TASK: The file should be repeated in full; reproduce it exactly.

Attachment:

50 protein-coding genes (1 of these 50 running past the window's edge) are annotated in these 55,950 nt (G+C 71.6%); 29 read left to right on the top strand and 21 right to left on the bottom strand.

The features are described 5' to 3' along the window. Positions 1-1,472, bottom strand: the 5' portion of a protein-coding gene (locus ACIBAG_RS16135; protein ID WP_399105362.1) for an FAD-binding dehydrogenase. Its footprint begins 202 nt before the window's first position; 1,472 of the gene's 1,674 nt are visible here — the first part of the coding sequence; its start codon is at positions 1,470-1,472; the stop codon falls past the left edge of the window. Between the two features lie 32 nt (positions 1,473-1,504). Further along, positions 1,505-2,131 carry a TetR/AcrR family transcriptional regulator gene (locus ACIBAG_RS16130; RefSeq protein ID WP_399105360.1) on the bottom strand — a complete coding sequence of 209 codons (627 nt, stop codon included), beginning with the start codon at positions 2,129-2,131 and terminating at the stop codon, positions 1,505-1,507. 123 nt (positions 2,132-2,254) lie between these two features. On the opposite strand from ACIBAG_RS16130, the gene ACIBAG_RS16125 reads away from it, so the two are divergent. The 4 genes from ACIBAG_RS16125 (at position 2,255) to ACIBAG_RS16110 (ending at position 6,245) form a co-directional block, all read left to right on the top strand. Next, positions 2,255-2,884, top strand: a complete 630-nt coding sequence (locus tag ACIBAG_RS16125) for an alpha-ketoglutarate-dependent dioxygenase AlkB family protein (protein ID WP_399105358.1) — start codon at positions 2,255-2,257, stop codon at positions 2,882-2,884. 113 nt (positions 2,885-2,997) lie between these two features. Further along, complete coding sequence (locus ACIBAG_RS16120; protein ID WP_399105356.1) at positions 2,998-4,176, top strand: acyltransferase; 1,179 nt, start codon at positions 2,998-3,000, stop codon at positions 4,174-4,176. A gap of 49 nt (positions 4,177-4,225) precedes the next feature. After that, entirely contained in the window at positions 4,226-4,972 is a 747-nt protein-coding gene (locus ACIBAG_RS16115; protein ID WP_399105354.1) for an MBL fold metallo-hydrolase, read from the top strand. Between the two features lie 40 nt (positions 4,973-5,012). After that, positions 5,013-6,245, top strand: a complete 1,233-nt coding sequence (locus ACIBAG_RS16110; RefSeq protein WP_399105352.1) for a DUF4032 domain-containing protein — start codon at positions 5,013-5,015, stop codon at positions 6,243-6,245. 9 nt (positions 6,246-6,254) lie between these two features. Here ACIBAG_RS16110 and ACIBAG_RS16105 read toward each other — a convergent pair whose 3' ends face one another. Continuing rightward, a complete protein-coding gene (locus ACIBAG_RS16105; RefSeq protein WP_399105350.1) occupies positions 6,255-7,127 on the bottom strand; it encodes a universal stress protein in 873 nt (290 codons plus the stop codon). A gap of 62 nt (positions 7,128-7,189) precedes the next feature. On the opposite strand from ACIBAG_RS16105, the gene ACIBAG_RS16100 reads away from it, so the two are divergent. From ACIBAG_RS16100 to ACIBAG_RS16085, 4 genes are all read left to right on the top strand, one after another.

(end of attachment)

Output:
50 protein-coding genes (1 of these 50 running past the window's edge) are annotated in these 55,950 nt (G+C 71.6%); 29 read left to right on the top strand and 21 right to left on the bottom strand.

The features are described 5' to 3' along the window. Positions 1-1,472, bottom strand: the 5' portion of a protein-coding gene (locus ACIBAG_RS16135; protein ID WP_399105362.1) for an FAD-binding dehydrogenase. Its footprint begins 202 nt before the window's first position; 1,472 of the gene's 1,674 nt are visible here — the first part of the coding sequence; its start codon is at positions 1,470-1,472; the stop codon falls past the left edge of the window. Between the two features lie 32 nt (positions 1,473-1,504). Further along, positions 1,505-2,131 carry a TetR/AcrR family transcriptional regulator gene (locus ACIBAG_RS16130; RefSeq protein ID WP_399105360.1) on the bottom strand — a complete coding sequence of 209 codons (627 nt, stop codon included), beginning with the start codon at positions 2,129-2,131 and terminating at the stop codon, positions 1,505-1,507. 123 nt (positions 2,132-2,254) lie between these two features. On the opposite strand from ACIBAG_RS16130, the gene ACIBAG_RS16125 reads away from it, so the two are divergent. The 4 genes from ACIBAG_RS16125 (at position 2,255) to ACIBAG_RS16110 (ending at position 6,245) form a co-directional block, all read left to right on the top strand. Next, positions 2,255-2,884, top strand: a complete 630-nt coding sequence (locus tag ACIBAG_RS16125) for an alpha-ketoglutarate-dependent dioxygenase AlkB family protein (protein ID WP_399105358.1) — start codon at positions 2,255-2,257, stop codon at positions 2,882-2,884. 113 nt (positions 2,885-2,997) lie between these two features. Further along, complete coding sequence (locus ACIBAG_RS16120; protein ID WP_399105356.1) at positions 2,998-4,176, top strand: acyltransferase; 1,179 nt, start codon at positions 2,998-3,000, stop codon at positions 4,174-4,176. A gap of 49 nt (positions 4,177-4,225) precedes the next feature. After that, entirely contained in the window at positions 4,226-4,972 is a 747-nt protein-coding gene (locus ACIBAG_RS16115; protein ID WP_399105354.1) for an MBL fold metallo-hydrolase, read from the top strand. Between the two features lie 40 nt (positions 4,973-5,012). After that, positions 5,013-6,245, top strand: a complete 1,233-nt coding sequence (locus ACIBAG_RS16110; RefSeq protein WP_399105352.1) for a DUF4032 domain-containing protein — start codon at positions 5,013-5,015, stop codon at positions 6,243-6,245. 9 nt (positions 6,246-6,254) lie between these two features. Here ACIBAG_RS16110 and ACIBAG_RS16105 read toward each other — a convergent pair whose 3' ends face one another. Continuing rightward, a complete protein-coding gene (locus ACIBAG_RS16105; RefSeq protein WP_399105350.1) occupies positions 6,255-7,127 on the bottom strand; it encodes a universal stress protein in 873 nt (290 codons plus the stop codon). A gap of 62 nt (positions 7,128-7,189) precedes the next feature. On the opposite strand from ACIBAG_RS16105, the gene ACIBAG_RS16100 reads away from it, so the two are divergent. From ACIBAG_RS16100 to ACIBAG_RS16085, 4 genes are all read left to right on the top strand, one after another.